In summer, the flora of Nunavik reveals its beauty and diversity. The apparent fragility of these plants is deceptive, for each species has developed special ways of adapting to the harsh climatic extremes of an arctic environment. Here are some of the characteristics of Nunavik’s flora.
The flora of Nunavik, as elsewhere in the Arctic, must adapt to the extreme conditions it is exposed to, the most obvious of which is the cold weather. Plants not only have to deal with harsh winters, but also must survive summer frosts that occur during the growing season, and this presents a real challenge.
To make the most of a short summer and resume vegetative growth without delay, many Nunavik species have low foliage that can take advantage of the heat given off by sun-warmed earth as soon as the snow has melted in spring.
Another adaptation is the production of persistent leaves at the end of summer. These leaves survive the winter and are ready to reactivate photosynthesis with the first mild days of spring. They fall off when new leaves form.
Arctic winds have considerable impact on the flora and the ways it adapts. In winter, the wind has a drying effect and blowing snow is abrasive. Certain plants grow branches close to the soil to create a cushion-like protective zone with their leaves. The air trapped inside this zone can be up to 15°C higher than the surrounding air. Dead leaves play two roles: while still attached, they protect the top of the plant from harsh weather and, when they fall, they enrich the soil, which is often poor. Surprisingly luxuriant plants can sometimes be found growing beside a bird’s nesting site or next to an animal carcass, locations that offer the advantage of additional nutrients.
A good part of Nunavik’s flora consists of perennials, that is, plants that live for several years and flower each summer. Perennials have solid, well-anchored networks of roots or rhizomes, which are horizontal underground stems that can sprout new plants. Since their roots hold the soil in place, perennials limit the devastating effects of frost heaving, when humid ground expands in freezing temperatures. By stabilizing the soil, perennials create a safe environment both for themselves and other plant species.
As a way of adapting to a short growing season, several Nunavik plants form flower buds at the end of summer so as to be ready to bloom with the first warmth of spring. These flowers attract the insects needed for pollination.
Certain saucer-shaped flowers tempt insects with shelter as well as pollen and nectar. With their parabolic curves, these flowers act like thermal and light reflectors, concentrating the sun’s rays at a focal point. On a sunny day, it is not unusual to see an insect warming itself inside a bloom long after it has taken nourishment there. Some of these flowers even track the movement of the sun, which maximizes this effect.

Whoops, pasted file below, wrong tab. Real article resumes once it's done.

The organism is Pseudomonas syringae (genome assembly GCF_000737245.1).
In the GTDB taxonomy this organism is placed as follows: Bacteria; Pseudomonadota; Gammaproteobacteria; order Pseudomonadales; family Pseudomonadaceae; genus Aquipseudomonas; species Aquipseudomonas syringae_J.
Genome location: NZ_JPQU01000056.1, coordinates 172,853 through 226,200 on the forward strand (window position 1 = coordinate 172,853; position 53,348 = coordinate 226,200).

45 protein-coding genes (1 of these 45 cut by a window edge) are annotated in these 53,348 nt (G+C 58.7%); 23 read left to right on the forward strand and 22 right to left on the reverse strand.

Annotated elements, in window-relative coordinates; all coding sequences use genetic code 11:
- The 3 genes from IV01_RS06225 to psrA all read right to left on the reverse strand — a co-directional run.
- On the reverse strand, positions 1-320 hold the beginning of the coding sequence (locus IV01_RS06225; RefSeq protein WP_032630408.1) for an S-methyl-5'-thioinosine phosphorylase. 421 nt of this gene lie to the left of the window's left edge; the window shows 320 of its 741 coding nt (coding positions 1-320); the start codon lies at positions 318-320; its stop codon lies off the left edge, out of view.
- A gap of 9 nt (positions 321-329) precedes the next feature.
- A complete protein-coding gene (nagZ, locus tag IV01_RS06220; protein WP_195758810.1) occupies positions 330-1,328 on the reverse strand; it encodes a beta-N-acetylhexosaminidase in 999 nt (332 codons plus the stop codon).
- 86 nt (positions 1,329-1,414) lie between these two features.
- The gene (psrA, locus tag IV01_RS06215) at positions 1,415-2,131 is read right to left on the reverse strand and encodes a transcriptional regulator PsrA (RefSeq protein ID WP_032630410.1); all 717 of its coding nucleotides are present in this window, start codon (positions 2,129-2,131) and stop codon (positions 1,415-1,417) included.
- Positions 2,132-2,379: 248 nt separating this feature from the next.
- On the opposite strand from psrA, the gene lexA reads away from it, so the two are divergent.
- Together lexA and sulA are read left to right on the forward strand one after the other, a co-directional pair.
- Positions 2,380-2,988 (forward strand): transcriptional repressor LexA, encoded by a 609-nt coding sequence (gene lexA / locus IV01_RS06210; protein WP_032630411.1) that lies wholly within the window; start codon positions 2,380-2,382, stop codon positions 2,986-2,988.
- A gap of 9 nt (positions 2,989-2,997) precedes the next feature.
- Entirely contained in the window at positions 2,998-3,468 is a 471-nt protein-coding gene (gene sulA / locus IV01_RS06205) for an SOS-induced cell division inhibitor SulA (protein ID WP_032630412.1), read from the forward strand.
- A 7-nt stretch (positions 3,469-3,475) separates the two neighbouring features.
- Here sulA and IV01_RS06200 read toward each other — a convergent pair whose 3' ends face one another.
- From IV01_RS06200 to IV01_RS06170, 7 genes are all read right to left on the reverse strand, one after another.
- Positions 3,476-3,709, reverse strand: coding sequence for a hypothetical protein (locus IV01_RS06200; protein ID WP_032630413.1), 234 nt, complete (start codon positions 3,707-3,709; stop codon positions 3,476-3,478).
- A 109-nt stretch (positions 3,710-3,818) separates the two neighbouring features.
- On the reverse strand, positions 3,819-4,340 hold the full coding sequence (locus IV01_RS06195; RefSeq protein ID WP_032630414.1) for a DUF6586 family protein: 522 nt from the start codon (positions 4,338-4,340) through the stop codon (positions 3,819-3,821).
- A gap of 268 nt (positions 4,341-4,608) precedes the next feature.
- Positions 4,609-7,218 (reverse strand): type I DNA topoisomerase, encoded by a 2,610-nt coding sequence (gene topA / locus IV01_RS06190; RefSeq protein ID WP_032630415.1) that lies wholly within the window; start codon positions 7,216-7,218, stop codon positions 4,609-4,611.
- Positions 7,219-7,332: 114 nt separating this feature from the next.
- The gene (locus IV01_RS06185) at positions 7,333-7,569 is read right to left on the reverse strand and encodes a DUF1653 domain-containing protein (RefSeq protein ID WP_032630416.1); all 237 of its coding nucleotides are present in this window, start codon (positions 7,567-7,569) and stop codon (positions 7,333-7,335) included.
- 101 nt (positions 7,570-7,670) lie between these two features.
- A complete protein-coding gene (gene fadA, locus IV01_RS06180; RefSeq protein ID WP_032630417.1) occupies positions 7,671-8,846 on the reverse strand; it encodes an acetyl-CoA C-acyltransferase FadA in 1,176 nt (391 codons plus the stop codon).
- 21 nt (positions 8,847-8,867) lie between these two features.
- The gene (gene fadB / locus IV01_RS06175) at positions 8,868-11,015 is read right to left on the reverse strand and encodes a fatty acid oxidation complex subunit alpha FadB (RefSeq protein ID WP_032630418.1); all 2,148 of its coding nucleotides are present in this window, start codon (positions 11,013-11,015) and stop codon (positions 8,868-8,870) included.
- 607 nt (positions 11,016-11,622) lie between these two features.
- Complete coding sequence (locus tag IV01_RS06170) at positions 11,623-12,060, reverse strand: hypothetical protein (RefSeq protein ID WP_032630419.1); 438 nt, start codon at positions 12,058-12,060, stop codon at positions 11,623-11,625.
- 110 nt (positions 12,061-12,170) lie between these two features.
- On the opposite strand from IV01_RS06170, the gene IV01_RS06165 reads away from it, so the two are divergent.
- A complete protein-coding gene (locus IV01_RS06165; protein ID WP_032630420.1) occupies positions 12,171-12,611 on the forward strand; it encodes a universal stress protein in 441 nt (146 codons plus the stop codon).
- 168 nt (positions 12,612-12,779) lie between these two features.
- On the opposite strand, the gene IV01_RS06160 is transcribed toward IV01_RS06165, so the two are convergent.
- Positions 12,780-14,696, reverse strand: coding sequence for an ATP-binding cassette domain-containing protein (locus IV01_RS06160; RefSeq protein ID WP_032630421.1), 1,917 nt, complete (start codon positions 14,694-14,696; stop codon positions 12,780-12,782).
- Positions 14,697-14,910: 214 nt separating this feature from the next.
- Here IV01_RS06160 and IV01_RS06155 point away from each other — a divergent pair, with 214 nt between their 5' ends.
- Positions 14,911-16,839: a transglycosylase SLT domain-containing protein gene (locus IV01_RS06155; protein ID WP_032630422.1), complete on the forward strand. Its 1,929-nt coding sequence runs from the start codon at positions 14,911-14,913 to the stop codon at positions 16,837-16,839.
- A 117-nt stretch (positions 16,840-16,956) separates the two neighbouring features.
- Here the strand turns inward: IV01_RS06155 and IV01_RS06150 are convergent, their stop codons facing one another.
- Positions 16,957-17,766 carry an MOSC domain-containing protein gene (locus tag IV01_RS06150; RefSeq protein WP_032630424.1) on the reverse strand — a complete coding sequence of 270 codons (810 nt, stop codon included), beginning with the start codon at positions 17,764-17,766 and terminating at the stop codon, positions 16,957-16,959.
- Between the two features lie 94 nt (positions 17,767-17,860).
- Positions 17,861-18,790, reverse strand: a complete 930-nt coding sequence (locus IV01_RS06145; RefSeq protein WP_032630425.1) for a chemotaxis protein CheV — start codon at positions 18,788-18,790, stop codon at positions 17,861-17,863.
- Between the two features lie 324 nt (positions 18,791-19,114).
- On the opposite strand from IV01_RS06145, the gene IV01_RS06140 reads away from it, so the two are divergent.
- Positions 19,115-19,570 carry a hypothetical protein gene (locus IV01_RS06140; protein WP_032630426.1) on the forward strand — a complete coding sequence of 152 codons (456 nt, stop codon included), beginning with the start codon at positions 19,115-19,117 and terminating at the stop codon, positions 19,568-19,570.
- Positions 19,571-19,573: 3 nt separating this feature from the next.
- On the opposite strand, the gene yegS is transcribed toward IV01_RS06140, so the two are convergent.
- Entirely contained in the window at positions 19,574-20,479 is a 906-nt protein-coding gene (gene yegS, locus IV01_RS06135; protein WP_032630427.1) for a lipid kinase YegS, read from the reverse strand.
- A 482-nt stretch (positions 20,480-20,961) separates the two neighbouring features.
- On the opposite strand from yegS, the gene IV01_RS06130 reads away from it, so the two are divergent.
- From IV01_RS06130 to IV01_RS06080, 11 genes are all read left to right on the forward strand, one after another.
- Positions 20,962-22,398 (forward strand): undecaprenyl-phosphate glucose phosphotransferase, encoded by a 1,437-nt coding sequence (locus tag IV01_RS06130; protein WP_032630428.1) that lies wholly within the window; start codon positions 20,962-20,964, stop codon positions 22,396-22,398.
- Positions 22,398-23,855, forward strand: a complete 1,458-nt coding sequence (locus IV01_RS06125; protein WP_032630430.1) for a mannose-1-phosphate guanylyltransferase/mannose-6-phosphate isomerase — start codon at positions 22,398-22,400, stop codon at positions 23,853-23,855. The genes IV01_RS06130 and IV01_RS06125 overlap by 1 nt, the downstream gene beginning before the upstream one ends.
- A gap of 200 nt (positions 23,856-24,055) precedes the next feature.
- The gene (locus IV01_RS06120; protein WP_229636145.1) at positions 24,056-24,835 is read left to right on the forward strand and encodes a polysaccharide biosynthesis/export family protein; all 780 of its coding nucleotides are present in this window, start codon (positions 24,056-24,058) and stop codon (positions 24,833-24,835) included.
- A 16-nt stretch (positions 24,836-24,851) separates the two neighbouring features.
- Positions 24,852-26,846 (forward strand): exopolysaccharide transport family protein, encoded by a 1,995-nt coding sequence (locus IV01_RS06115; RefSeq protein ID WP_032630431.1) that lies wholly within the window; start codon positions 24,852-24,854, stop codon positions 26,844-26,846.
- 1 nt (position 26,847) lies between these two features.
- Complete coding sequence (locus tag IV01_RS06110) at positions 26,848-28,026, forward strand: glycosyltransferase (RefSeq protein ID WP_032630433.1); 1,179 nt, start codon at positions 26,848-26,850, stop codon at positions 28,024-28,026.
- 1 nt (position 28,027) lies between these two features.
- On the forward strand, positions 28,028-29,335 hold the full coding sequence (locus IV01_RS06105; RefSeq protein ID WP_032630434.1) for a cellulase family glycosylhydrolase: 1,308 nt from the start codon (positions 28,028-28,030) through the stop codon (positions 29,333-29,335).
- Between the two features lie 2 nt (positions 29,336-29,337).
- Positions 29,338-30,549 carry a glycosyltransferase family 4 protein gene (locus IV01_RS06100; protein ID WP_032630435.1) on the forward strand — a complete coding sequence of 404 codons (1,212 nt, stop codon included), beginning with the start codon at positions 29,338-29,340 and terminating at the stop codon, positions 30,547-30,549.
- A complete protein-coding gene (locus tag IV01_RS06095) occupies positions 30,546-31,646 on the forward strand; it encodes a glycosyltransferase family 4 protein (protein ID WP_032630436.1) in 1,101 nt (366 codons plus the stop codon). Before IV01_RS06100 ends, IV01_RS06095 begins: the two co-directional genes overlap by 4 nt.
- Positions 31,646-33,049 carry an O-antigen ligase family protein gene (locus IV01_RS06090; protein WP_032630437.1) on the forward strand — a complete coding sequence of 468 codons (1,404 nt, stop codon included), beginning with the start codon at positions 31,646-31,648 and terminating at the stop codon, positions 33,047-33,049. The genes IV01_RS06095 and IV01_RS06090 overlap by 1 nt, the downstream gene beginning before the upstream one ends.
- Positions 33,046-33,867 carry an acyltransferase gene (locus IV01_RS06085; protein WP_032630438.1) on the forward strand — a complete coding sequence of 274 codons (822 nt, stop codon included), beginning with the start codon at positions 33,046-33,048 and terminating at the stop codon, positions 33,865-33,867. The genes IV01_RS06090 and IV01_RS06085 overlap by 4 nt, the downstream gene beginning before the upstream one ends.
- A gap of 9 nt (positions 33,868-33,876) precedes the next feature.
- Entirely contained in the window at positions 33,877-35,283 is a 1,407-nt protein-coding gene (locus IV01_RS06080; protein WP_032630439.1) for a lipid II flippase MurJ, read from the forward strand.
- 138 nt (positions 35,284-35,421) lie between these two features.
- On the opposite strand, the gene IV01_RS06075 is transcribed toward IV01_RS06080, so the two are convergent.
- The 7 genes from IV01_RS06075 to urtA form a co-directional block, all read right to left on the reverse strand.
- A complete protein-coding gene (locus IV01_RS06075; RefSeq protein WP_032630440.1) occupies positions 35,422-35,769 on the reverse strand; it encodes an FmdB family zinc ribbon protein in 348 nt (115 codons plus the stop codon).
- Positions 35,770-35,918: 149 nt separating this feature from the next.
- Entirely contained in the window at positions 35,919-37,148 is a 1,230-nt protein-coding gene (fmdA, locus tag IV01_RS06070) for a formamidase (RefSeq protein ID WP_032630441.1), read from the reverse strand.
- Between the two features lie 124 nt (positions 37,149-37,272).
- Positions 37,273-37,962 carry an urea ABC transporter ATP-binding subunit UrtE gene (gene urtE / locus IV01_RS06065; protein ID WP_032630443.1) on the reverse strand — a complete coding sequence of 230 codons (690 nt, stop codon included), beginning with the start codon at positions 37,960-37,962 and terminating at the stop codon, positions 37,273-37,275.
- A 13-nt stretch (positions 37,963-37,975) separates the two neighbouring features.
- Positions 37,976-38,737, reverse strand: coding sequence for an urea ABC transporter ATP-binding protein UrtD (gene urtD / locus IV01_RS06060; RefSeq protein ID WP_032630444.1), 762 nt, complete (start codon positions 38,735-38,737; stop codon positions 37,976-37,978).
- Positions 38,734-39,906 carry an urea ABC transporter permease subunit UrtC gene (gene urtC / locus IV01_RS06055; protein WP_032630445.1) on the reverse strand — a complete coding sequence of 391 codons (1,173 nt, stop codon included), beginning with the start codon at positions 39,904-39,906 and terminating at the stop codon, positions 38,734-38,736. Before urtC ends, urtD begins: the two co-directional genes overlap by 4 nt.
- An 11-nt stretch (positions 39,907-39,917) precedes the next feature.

Pollination triggers the process that leads to the production of seeds, some of which will be carried off by arctic winds. Certain plants need only a breeze to disperse their seeds, while others take advantage of arctic gales to extend their territory. More often than not, the seeds come to rest along with dust and other plant bits in snowdrifts, which melt in spring and provide the moisture required for successful germination and seedling development. Other seeds are dispersed by mammals and birds that feed on berries and dry seeds.
Not all plants in Nunavik reproduce by means of seeds. Some of them spread using their rhizomes (underground stems that put down roots at regular intervals), stolons (branches that creep over the ground and send out roots at their tips) and bulblets (little bulbs that take the place of flowers, either entirely or in part).
Although mosses and lichens vary greatly in appearance, they are distinguished from other plants by their lack of roots. They are anchored to the ground by a network of delicate filaments, called rhizines for lichens and rhizoids for mosses. Lichens produce acids that etch rock and thus give the plant a better foothold.
Mosses and lichens are very drought-resistant, absorbing water when it is available and sinking into a dormant state when it is not. Certain lichens can reactivate their metabolism in as little as five minutes after they have been rehydrated.
The resemblance between mosses and lichens is limited to the characteristics just mentioned. Mosses are very primitive green plants that use photosynthesis to obtain food, while lichens are an association between fungi and a few green algae or bacterium cells. These cells provide nourishment for the fungi through photosynthesis and, in exchange, they gain a moist environment that is rich in essential minerals.